A nativity scene at a church featuring two mothers of the Baby Jesus, instead of the traditional Mary and Joseph figurines, has ignited controversy among conservative Catholics and politicians in Italy.
Nativity scenes, popular in the predominantly Catholic country, have become battlegrounds in recent years amid growing secularism and multiculturalism.
The priest at the Church of Saints Peter and Paul in Capocastello di Mercogliano, a hamlet in the province of Avellino, defended the unconventional depiction, stating, “I wanted to show with this scene that families are no longer just the traditional ones.” Father Vitaliano Della Sala, known for supporting LGBT and left-wing causes in Italy, said the scene reflects the diversity of families in contemporary society, including children from separated and divorced families, gay couples, single parents, and young mothers.
Priest says in line with Pope’s ruling on same-sex couples
Father Della Sala says his stance aligns with Pope Francis’s recent landmark ruling allowing priests to bless same-sex couples. However, Senator Maurizio Gasparri from the co-ruling Forza Italia party criticised the LGBT-themed nativity scene. Gasparri claimed it “offends all those who always had respect and devotion for the Holy Family.”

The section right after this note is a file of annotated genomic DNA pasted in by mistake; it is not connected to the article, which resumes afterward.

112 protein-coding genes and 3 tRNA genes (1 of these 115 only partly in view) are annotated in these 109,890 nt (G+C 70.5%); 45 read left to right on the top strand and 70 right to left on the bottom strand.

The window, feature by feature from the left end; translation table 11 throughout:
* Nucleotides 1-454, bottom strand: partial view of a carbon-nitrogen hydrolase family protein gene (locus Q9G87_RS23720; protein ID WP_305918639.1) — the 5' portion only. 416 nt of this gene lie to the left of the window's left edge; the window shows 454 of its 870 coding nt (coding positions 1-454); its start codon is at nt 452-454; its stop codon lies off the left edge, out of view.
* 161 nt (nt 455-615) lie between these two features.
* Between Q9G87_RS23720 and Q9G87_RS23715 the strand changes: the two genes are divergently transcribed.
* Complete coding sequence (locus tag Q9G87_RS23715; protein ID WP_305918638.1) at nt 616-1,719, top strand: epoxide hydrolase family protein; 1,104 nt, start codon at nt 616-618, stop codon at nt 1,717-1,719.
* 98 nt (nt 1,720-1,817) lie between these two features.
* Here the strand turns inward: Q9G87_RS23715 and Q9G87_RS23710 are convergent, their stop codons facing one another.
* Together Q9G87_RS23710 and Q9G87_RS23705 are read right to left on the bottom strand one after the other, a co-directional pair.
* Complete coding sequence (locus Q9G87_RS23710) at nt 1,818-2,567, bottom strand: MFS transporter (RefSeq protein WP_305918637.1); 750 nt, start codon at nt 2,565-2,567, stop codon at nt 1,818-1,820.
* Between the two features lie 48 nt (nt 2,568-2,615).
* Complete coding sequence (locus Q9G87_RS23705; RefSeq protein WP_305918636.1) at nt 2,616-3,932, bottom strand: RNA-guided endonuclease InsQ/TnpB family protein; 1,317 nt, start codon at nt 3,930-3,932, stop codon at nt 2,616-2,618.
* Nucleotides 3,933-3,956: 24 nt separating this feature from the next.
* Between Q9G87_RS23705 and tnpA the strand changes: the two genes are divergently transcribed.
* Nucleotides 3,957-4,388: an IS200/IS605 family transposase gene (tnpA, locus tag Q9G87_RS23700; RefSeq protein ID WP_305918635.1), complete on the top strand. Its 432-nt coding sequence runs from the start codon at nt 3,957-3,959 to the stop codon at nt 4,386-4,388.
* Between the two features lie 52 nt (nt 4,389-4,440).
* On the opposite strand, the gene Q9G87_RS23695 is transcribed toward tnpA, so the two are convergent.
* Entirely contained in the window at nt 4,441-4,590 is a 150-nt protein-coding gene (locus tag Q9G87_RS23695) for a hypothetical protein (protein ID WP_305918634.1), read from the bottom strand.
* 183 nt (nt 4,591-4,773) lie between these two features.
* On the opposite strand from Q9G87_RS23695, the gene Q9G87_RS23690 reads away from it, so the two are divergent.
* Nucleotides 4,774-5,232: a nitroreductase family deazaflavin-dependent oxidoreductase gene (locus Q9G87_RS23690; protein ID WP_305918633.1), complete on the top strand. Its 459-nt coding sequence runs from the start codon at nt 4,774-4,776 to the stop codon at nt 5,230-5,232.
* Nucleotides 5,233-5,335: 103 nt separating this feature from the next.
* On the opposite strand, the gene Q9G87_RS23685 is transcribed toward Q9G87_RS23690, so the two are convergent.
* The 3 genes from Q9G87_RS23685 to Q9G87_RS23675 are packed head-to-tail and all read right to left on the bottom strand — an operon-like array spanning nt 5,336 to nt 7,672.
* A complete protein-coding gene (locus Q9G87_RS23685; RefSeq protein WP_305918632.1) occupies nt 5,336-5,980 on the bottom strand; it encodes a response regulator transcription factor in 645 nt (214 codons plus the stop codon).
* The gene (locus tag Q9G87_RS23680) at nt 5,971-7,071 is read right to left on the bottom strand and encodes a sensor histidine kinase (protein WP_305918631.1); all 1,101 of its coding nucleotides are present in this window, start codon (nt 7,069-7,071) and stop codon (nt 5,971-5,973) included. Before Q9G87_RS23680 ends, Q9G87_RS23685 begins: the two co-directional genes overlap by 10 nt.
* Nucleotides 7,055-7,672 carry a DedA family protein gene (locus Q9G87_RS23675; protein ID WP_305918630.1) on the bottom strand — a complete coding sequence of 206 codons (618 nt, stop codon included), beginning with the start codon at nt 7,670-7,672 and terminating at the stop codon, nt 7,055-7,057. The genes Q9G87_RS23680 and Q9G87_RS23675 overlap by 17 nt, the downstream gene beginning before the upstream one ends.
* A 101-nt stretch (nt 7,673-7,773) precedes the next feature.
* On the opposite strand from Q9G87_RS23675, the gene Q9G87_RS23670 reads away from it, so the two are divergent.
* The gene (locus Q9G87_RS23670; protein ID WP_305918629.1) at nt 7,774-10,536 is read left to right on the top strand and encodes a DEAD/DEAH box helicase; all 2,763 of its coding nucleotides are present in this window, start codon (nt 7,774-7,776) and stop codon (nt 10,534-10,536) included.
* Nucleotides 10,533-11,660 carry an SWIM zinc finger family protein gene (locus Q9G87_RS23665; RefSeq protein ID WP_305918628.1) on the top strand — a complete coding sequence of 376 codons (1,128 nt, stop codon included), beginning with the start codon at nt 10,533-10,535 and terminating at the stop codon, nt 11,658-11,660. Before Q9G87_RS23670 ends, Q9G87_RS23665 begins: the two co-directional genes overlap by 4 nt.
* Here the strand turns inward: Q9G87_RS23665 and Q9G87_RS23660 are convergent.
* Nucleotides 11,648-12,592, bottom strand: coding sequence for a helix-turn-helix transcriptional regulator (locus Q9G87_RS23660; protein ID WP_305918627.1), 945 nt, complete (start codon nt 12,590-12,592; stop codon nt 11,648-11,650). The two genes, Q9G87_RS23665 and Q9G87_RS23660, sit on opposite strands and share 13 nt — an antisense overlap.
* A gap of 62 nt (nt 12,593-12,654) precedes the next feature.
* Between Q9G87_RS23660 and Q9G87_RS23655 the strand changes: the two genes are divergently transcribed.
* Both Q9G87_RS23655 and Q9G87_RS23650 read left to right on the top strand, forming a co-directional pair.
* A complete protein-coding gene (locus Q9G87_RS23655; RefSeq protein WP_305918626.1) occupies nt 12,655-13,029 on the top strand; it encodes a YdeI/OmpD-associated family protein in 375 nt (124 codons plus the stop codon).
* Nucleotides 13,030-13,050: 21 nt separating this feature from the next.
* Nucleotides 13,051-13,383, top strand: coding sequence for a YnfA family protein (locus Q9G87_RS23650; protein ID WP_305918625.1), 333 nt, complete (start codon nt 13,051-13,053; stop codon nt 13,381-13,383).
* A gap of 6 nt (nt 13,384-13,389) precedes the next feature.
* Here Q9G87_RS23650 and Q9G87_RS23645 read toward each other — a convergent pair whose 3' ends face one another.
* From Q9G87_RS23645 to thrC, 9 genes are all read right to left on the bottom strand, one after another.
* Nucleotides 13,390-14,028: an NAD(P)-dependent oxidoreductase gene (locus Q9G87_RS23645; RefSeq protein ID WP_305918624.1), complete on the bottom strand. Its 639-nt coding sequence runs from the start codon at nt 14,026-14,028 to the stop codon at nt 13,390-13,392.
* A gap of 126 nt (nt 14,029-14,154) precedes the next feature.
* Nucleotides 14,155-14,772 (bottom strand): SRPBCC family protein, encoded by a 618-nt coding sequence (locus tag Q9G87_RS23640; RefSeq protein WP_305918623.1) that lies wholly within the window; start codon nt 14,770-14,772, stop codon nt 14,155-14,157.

The Pro-Vita & Famiglia group deemed it “dangerous, as well as shameful and blasphemous,” launching an online petition urging the bishop of Avellino to intervene. They argue that the nativity scene contradicts Church teachings on the family and legitimises same-sex parenting and surrogacy. The petition has garnered over 21,000 signatures.
Notably, surrogacy is illegal in Italy, and parliament is considering legislation to criminalise couples engaging in the practice abroad.
In response to these cultural debates, a senator from Prime Minister Giorgia Meloni’s Brothers of Italy party proposed a bill to prevent school directors from halting Catholic-themed activities, such as Christmas plays or nativity scenes.